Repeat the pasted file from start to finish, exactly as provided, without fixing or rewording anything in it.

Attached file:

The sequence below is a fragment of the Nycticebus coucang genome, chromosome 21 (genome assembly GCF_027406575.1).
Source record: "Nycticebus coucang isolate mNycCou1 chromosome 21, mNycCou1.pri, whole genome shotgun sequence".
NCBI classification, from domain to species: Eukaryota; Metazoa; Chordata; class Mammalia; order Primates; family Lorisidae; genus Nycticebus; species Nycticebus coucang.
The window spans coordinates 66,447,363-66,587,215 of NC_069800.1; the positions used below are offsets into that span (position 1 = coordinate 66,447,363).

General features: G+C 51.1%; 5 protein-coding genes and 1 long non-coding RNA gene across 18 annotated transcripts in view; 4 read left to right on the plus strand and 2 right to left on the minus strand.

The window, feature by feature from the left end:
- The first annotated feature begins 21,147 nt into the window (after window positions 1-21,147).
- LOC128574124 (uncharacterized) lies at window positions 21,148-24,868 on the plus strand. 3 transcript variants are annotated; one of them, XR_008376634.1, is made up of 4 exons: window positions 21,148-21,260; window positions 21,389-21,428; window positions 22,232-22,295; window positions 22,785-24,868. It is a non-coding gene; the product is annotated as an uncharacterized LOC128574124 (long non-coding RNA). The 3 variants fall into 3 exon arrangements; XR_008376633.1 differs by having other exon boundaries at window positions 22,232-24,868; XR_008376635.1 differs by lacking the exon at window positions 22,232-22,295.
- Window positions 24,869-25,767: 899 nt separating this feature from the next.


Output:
The sequence below is a fragment of the Nycticebus coucang genome, chromosome 21 (genome assembly GCF_027406575.1).
Source record: "Nycticebus coucang isolate mNycCou1 chromosome 21, mNycCou1.pri, whole genome shotgun sequence".
NCBI classification, from domain to species: Eukaryota; Metazoa; Chordata; class Mammalia; order Primates; family Lorisidae; genus Nycticebus; species Nycticebus coucang.
The window spans coordinates 66,447,363-66,587,215 of NC_069800.1; the positions used below are offsets into that span (position 1 = coordinate 66,447,363).

General features: G+C 51.1%; 5 protein-coding genes and 1 long non-coding RNA gene across 18 annotated transcripts in view; 4 read left to right on the plus strand and 2 right to left on the minus strand.

The window, feature by feature from the left end:
- The first annotated feature begins 21,147 nt into the window (after window positions 1-21,147).
- LOC128574124 (uncharacterized) lies at window positions 21,148-24,868 on the plus strand. 3 transcript variants are annotated; one of them, XR_008376634.1, is made up of 4 exons: window positions 21,148-21,260; window positions 21,389-21,428; window positions 22,232-22,295; window positions 22,785-24,868. It is a non-coding gene; the product is annotated as an uncharacterized LOC128574124 (long non-coding RNA). The 3 variants fall into 3 exon arrangements; XR_008376633.1 differs by having other exon boundaries at window positions 22,232-24,868; XR_008376635.1 differs by lacking the exon at window positions 22,232-22,295.
- Window positions 24,869-25,767: 899 nt separating this feature from the next.